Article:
And Oliver McCall is STILL fighting.
A quarter of a century ago today, September 24, 1994, a big heavyweight upset took place, as Lennox Lewis, still a relatively new champion, was attempting to make the third defence of his WBC crown. It was during this time that the legendary Emanuel Steward had his eye firmly on Lennox. Steward knew how Lewis could be beaten, and Emanuel also knew how to prevent him from losing. He later said how he was almost desperate to become Lewis’ trainer, and get his hands on him; how he would mould him into the fighter he believed he could become.
But first enter Oliver McCall.
A tough, but unpredictable and unreliable fighter, McCall was known as a veritable headcase by some figures in the sport, for various reasons. It wasn’t hard for those in the audience to figure out for themselves that “The Atomic Bull” was kind of different. One only had to see the bizarre way he entered the ring to fight – he was in tears. Clearly the warrior from Chicago was somewhat unique. However, he could also be a dangerous puncher. He was not a fighter to take lightly when prepared correctly. And this he was tonight, by none other than Steward.
A successful defence was expected by practically everyone beforehand and Lewis, defending the title in the country from which he hailed, was a big betting favourite. But Lewis’ hometown fans were about to witness a huge heavyweight upset.
The first round came and went without any hitches for Lennox, as he just shaded an eventless round. Back in his corner he listened to instructions from his then trainer, Pepe Correa. Then, in round two, barely half a minute in, McCall unleashed the punch Steward had worked on incessantly with him in the gym. Steward had noticed how Lewis was vulnerable to right hand counters and gave McCall orders to throw one with all his might whenever Lennox left himself open after throwing his own shots.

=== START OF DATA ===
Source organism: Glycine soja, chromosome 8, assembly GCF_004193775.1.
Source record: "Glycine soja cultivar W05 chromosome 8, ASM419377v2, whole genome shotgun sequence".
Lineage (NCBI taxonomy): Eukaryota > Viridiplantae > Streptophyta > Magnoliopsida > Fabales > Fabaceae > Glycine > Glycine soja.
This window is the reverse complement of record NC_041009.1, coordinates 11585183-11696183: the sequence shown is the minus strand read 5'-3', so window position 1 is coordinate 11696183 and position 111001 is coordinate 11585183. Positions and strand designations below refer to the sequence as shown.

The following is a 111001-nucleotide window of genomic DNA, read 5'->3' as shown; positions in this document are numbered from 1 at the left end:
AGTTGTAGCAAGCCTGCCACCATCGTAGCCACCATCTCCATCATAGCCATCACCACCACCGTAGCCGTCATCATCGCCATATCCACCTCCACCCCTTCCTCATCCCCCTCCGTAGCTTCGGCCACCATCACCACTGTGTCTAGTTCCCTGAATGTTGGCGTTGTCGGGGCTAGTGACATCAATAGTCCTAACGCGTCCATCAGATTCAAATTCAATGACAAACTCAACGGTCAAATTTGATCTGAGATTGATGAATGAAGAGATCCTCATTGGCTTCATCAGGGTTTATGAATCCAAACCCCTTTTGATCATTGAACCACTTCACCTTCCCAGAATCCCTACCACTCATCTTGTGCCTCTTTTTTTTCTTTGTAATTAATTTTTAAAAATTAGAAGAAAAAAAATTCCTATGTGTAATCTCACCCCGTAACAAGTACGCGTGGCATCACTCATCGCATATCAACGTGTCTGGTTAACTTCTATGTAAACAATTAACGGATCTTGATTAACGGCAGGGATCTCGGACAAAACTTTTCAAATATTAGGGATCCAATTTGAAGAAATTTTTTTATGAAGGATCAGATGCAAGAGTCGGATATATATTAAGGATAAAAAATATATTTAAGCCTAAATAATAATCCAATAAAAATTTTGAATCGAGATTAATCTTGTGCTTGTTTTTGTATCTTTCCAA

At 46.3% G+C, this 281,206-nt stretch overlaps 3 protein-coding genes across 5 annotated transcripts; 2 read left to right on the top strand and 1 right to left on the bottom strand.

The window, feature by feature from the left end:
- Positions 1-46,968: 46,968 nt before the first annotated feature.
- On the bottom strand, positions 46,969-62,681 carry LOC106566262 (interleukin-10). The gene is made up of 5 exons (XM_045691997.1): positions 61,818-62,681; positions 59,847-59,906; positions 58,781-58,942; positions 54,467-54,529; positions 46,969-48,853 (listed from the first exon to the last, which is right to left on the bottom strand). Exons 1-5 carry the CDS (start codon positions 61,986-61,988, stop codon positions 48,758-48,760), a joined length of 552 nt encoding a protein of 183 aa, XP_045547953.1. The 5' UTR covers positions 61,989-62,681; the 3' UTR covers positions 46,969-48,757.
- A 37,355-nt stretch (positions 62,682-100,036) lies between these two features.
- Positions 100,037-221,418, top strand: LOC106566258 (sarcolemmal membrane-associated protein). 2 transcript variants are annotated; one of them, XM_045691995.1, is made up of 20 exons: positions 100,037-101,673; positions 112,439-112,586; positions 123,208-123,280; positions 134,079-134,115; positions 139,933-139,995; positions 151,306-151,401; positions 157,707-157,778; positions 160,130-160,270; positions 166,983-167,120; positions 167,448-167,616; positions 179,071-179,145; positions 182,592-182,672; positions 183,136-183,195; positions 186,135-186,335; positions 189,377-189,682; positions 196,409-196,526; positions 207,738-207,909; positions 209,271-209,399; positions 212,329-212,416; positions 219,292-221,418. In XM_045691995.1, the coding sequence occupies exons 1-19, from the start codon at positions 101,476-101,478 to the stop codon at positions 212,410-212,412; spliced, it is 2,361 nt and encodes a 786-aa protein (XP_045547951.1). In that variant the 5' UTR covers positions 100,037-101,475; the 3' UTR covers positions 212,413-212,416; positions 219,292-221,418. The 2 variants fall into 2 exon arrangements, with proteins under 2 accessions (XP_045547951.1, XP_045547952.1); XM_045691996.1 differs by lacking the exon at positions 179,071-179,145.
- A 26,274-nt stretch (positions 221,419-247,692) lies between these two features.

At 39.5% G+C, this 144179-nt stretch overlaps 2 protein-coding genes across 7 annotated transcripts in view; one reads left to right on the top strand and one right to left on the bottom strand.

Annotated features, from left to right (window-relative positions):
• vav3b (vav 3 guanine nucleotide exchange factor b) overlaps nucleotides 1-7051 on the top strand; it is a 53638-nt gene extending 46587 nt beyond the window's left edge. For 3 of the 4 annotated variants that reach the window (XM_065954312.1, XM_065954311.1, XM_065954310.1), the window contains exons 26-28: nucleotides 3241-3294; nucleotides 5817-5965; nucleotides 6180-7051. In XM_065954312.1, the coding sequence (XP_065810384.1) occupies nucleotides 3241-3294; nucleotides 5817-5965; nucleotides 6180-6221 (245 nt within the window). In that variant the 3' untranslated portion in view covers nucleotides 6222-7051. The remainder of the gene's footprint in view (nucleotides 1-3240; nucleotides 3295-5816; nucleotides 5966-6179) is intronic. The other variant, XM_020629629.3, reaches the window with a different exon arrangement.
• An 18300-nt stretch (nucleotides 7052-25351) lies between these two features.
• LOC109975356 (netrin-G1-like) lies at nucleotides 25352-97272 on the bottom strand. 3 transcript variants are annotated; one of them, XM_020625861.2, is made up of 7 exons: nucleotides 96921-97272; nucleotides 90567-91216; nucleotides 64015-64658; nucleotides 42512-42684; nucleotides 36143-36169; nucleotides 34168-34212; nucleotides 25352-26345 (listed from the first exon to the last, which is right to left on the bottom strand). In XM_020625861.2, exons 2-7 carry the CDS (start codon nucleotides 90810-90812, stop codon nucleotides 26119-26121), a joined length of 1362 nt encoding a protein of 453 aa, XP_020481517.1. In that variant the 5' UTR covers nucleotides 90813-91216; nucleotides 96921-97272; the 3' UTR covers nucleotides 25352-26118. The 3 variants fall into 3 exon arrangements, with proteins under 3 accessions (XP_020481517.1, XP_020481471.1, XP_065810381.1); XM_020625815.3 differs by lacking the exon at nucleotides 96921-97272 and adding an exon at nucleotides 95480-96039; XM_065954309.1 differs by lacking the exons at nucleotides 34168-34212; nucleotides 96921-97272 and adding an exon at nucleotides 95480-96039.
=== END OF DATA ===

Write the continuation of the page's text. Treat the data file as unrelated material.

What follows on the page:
The plan worked perfectly as McCall, with his eyes closed, caught Lewis flush with a huge right hand that connected on his wide open chin. The champion crashed to the canvas and though he beat the count the referee – the little known (at the time) Jose Garcia – waved the fight off. McCall was the brand new WBC heavyweight champion of the world. He had landed the single best punch of his entire career.
There were protests immediately afterwards from the Lewis camp about a premature stoppage and though some agreed with the criticism of Garcia’s handling of the bout, it was too late now. But a great comeback was soon to come.
Steward later said how he knew Lewis was the better fighter, it was simply a case of him being poorly handled. He would now go to work on polishing Lennox as a fighter and making him realise all the potential he had. As we all now know, Steward did a fine job, and Lennox – after being made to wait an agonisingly long time for another chance at the title – went on to become the all-time great we all rate him as today. He avenged the loss to McCall (in an absolutely surreal fight) and then went on to unify the titles with a win over Evander Holyfield.
In so doing, Lewis finally achieved everything Steward knew he was capable doing of all along.
As for McCall, he is today, at age 54, still searching for another miracle, for another perfect punch.